Pearl Spurlock spent nearly 30 years chauffeuring tourists to sites made famous in “The Shepherd of the Hills.” (Courtesy of “Over the Old Ozark Trails”)
The first stars beckoning visitors to Branson weren’t neon-lit along the 76 strip. Instead, they sparkled in the silent Ozarks night; tiny diamonds above the free-flowing White River and vibrant, rolling hills. It was that simplistic beauty — and seemingly sheltered local life depicted in “The Shepherd of the Hills” — that drove visitors to the area at the turn of the 20th century.
Upon arrival, however, many were driven by something else: The motoring skills of Pearl Spurlock.
For nearly 30 years, Spurlock introduced visitors to Ozark hills and hollows as a taxi-driving tour guide. Her navigation of nearly nonexistent trails drove her right into the history books — and into the memories of many, both from afar and right down the road.
“Mrs. Spurlock is probably known to more visitors to the White River country than any other person,” wrote the Springfield Leader in 1930. “She, through the sightseeing taxi … has given thousands of persons a systematic insight into the distinctive qualities of the region for which she holds a keen appreciation.”
Starting the trip
Spurlock wasn’t originally a local, nor did she plan to become a taxi driver. She and her husband, G.F. Spurlock, moved to the area during World War I after buying a garage. With nothing to keep her at home, Spurlock spent much time with her husband at work, and began shuttling visitors on short trips while their vehicles were being worked on.
“I like to drive, love to meet people, and like to be out in this wonderful invigorating mountain air; so I decided to get a chauffeur’s license,” wrote Spurlock in 1936. “You know, a doctor could not prescribe a better tonic than plenty of this Ozark air.”
That was a time of great growth in tourism for the area. After Harold Bell Wright’s “Shepherd of the Hills” hit shelves in 1907, the outside world was introduced to an isolated Ozarks. The region rapidly became a magnet for folks wanting to see the scenes Wright vividly described.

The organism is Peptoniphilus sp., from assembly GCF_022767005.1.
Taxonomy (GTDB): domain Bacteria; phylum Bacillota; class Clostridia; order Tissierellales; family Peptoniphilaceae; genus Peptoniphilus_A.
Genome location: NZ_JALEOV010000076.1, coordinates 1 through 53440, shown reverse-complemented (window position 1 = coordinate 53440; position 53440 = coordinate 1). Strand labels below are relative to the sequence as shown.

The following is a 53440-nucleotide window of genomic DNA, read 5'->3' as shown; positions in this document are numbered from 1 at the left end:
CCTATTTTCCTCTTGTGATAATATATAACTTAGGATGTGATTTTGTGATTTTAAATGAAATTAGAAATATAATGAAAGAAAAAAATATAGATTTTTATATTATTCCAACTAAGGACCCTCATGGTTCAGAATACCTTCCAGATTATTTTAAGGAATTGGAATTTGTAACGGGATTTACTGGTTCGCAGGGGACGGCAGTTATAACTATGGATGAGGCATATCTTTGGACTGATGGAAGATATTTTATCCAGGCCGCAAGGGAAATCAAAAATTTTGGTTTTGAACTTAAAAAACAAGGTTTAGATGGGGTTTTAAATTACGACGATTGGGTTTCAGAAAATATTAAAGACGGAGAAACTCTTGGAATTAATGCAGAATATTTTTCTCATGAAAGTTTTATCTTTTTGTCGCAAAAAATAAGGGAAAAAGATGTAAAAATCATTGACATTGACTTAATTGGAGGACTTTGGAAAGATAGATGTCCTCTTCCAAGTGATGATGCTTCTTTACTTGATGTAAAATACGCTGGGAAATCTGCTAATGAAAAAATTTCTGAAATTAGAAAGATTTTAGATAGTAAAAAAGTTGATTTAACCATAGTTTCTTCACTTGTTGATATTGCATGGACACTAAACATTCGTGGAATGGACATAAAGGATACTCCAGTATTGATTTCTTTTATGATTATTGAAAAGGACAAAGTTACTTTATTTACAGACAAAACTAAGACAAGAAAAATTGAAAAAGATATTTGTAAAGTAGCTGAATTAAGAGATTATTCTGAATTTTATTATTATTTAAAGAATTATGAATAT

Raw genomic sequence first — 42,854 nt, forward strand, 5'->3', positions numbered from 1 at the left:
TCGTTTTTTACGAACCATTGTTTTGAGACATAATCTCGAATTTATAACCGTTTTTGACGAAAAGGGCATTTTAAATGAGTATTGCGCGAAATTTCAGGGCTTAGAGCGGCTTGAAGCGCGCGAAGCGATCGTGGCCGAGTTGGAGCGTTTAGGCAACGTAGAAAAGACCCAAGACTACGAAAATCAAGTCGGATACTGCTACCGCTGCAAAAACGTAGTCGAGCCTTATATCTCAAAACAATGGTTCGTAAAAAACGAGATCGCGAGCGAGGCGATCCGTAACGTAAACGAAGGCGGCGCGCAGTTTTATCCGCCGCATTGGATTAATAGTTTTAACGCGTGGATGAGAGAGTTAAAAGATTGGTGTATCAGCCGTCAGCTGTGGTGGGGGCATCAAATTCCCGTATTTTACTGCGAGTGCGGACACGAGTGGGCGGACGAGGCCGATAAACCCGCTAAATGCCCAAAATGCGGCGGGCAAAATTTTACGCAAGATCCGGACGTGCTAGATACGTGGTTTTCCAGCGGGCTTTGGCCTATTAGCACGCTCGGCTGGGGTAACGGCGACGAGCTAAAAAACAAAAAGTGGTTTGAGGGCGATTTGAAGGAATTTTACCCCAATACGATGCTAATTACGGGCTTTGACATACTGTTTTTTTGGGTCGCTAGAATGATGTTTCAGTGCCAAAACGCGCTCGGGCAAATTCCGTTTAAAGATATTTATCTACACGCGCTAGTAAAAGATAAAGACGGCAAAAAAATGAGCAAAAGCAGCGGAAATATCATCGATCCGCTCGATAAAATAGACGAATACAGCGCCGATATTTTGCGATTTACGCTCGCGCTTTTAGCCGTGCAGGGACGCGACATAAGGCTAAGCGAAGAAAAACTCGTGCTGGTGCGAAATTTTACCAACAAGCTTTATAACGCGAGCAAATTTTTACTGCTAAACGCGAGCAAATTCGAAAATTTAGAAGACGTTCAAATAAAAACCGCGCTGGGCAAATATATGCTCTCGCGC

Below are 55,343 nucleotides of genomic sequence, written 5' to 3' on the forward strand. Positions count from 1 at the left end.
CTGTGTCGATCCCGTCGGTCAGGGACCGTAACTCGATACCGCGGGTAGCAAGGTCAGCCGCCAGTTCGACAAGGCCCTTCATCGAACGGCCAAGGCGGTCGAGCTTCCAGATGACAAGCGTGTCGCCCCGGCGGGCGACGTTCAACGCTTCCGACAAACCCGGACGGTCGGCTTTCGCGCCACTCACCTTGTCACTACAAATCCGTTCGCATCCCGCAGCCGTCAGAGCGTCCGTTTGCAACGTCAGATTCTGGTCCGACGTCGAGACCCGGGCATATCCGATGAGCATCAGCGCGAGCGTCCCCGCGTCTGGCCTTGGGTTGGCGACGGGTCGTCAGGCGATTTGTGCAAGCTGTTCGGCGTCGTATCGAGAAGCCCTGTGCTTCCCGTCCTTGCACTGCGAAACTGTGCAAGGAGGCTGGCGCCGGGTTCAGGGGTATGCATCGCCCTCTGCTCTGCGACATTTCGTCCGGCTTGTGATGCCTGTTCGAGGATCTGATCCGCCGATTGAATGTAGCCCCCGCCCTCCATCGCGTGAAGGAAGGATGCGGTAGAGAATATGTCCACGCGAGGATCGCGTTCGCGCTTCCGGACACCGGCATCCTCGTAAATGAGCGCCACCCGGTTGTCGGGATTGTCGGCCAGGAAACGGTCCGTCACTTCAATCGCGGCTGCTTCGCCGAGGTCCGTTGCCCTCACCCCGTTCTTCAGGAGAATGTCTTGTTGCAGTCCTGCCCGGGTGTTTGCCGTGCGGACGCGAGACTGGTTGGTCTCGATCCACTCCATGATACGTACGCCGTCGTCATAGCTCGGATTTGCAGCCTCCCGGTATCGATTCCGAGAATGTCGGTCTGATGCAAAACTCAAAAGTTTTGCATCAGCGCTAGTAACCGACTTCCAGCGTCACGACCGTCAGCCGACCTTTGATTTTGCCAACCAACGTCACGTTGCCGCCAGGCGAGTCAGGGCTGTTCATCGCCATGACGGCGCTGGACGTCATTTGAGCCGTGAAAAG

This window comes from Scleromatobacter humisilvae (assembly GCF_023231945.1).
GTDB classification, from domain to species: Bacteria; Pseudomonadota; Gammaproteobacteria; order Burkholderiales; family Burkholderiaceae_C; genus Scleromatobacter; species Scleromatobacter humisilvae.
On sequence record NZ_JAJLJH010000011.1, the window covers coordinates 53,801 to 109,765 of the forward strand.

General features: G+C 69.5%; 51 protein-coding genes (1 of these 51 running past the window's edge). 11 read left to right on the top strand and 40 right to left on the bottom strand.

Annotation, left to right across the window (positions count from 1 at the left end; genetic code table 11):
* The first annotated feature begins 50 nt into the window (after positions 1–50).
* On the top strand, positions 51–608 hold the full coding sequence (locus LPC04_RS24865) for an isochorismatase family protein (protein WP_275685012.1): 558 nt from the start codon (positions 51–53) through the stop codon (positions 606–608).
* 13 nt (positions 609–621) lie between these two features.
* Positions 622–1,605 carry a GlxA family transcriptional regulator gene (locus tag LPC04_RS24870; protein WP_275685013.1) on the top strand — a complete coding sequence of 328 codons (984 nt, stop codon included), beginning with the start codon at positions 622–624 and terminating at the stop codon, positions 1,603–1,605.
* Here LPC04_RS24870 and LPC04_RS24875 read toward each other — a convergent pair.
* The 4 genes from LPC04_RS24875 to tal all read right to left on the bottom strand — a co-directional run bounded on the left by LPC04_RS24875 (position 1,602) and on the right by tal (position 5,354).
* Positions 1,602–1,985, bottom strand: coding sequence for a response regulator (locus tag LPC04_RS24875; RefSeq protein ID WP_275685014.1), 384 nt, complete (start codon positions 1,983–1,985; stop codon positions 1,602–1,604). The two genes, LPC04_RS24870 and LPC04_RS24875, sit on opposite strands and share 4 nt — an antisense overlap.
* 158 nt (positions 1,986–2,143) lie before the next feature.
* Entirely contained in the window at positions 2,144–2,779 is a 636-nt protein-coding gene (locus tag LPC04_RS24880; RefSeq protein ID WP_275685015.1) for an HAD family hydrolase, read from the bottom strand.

“The people of the hill country made Wright’s book great and incidentally his book made them famous,” wrote the Democrat-Forum in 1923. “Thousands of people have climbed the winding trail to view old Matt’s cabin, have looked up at Dewey Bald and down in Mutton Hollow on the scenes Aunt Molly loved.”
Spurlock capitalized on that fascination by sharing stories as she drove. Soon, visitors sought her not only for transportation, but for an experience: The taxi driver would shuttle them around a circuit of noteworthy local sites, including ones made famous in “The Shepherd of the Hills.”
“By appointment, Mrs. Spurlock drove sightseers to Old Matt’s cabin, Sammy’s lookout, the haunts of the Printer of Udell, giving an interesting lecture as she drove along,” printed the Springfield Daily News in 1945, which noted that Spurlock was responsible for keeping many of the “Shepherd of the Hills” traditions alive. “She located prototypes of Wright’s characters and saw to it they were in sight when tourists came around.”
An early ad for Spurlock’s service. (Courtesy of Richard Crabtree)
Spurlock’s “lecture” also included stories and anecdotes shared along the way. Some were “inoffensive hillbilly yarns,” as she called them. But they did more than entertain: They also demonstrated Spurlock’s devotion to the region she called home, such as one she recorded in the 1930s:
“Did you realize that if you ever came down into this country once, you would always come back? Well, one time there as a tourist who came down here and dreamed he died and went to heaven. When he got up to the Golden Gates, he met St. Peter, shook hands and passed the time of day. He peeked through the Golden Gates and saw a row of people chained to the golden streets. He said to St. Peter, ‘Well, that’s very beautiful in there, but why are those people chained to the golden streets? St. Peter said, ‘Well, all those people are from Taney County, and if we didn’t keep them chained they would all go back!'”
Spurlock, ready to drive. (Courtesy of Richard Crabtree)
At one point, Spurlock traveled her sightseeing trip more than 100 times each year, and served passengers from places including China, Australia, Turkey, Japan, Egypt and every state in the United States.
“It would be a matter of curious interest to know just how many tires this devoted lady has worn out along the now abandoned goat-trail of a road that climbed the rocky shoulder of Dewey Bald and reached by many rutted crooks and turns in the romantic region that she truly loved and loves,” wrote John G. Neihardt, poet, historian and ethnographer, in the 1930s. “But it would be a matter of far greater human interest to know the goodly number of friends that she has made in her years of service as a guide to men and women from all our States and many foreign lands.”